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Old-House Online » Old-House Tips, Restoration Stories, & More » Repairs & How To » Window Repair Tips from John Leeke

Window Repair Tips from John Leeke

Discover the ins and outs of old-house windows through the eyes of a pro who's spent decades repairing them. By the OHJ Editorial Staff | Photos by John Leeke

    Preservationist John Leeke re-glazes an old sash.

    Preservationist John Leeke re-glazes an old sash.

    As a preservationist for nearly five decades (and an OHJ contributor for 26 years!), John Leeke has encountered more than his share of old windows. In between repairing the windows on his own 1899 Victorian in Maine (“My wife is going to shoot me if I don’t get that window in the back bedroom fixed before the first warm breezes of summer,” he says), he shared with us some of the lessons he’s learned over the years.

    OHJ: How can you tell when window sash is too damaged to be rehabbed?

    John Leeke: I’ve repaired hundreds of sashes and assessed the condition of more than a thousand, and never seen a sash that could not be repaired. It usually boils down to an economic decision. Will it cost less to repair and rehabilitate a sash, or to replace it with one of equal quality? The hidden trick is that most replacement sash on the market won’t be as good quality as the old sash, and replacements that do match the quality are very costly. The cost of repair/rehab varies greatly with the experience and labor cost of the worker. A professional window specialist keeps track of time and materials costs and will accurately estimate the rehab costs. A do-it-yourselfer does not have to pay for labor. If you are just starting out with repairing your own windows, repair or refurbish at least ten sash to learn how and get up to speed before you decide a sash is too damaged to rehab. Often I can repair one completely rotted out sash joint, replace a fourth of the putty, and paint a sash for less than the cost of a replacement sash.

    OHJ: What kind of safety precautions should you take on a window-rehab project?

    JL: First, determine the safety risks. Lead-containing paint and putty release lead particles that can get into the human body and cause serious health problems. Chemical fumes from paint and epoxy also can lead to health problems. Dry-heat paint and putty removal methods can start building fires. Working in high places presents the danger of falling.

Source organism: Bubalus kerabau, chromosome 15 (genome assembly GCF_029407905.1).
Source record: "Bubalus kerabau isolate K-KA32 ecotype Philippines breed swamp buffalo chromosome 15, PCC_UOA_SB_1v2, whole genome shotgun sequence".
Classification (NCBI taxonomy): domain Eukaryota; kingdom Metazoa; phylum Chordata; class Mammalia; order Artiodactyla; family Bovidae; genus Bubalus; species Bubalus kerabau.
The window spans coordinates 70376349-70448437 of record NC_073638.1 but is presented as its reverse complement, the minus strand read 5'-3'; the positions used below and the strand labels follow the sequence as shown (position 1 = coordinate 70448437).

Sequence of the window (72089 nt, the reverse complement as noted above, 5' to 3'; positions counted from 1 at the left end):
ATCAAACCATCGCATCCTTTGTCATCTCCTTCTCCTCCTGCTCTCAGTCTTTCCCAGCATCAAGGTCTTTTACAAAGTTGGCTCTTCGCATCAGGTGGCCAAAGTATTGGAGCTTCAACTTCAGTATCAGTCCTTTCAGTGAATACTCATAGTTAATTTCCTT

Protect occupants and visitors by hanging simple signs with big letters and red “keep out” safety tape to discourage people and pets from entering work areas. Wear safety glasses or goggles to protect eyes from flying debris, and wear a hardhats and a respirator to keep dust out of your body. Have a spray bottle filled with water and roll of paper towels on hand for damp-spot-cleanup of lead-containing dust during work. Set up a wash-station at the exit of the work area so you can wash your hands and face before leaving work area.

    Use blue painter’s tape to seal the edges of doors and windows to prevent lead-containing dust from spreading outside the work area. Also protect the building by covering floors with 6-mil poly sheeting taped to the baseboards. After the project is finished, fold up and dispose of the poly sheeting, and remove any remaining debris with a HEPA vacuum, followed by a damp rag and mild detergent.

    Savo Hall, a historic structure on the prairies of South Dakota, is a perfect candidate for a window restoration workshop.

    Savo Hall, a historic structure on the prairies of South Dakota, is a perfect candidate for a window restoration workshop.

    OHJ: What are some of your favorite tools to use when restoring windows?

    JL: To release painted-shut sashes, I use a portable steamer and pull-type scraper. A specialized tool called the Window Zipper also is great for loosening painted joints. I use a combo of two 3″ stiff putty knifes and a thin pry bar to wedge out stops, beads and sash. I rely on a very stiff 1.5″ putty knife to tool putty, and a soft, thick paintbrush to dust off the glass with dry powder whiting. I prefer a 4″ beveled sash brush for painting after the window is repaired, and a HEPA hip-pack vacuum for spot scraping and cleanup.

    OHJ: What type of glazing putty do you recommend?

    JL: There are three types of glazing compound, and each has its place in good window work. Traditional linseed oil-type putties (like Sarco MultiGlaze Type M or Allback Linseed Oil Putty) are hard, “knife grade” putties. Modified oil-type glazing compounds (such as Glazol, Perm-E-Lastic, and DAP 33, although many window specialists are not fond of the latter) are either semi- or non-hardening. And acrylic glazing compounds can be either hardening (Aqua-Glaze) or elastomeric and flexible (Glaze-Ease 601). The most important thing is to look for a putty that serves your needs and gives long-term performance, but can be easily removed and renewed when it deteriorates. My current standard is the traditional linseed oil type, specifically Sarco Type M, but I sometimes use others for their special characteristics.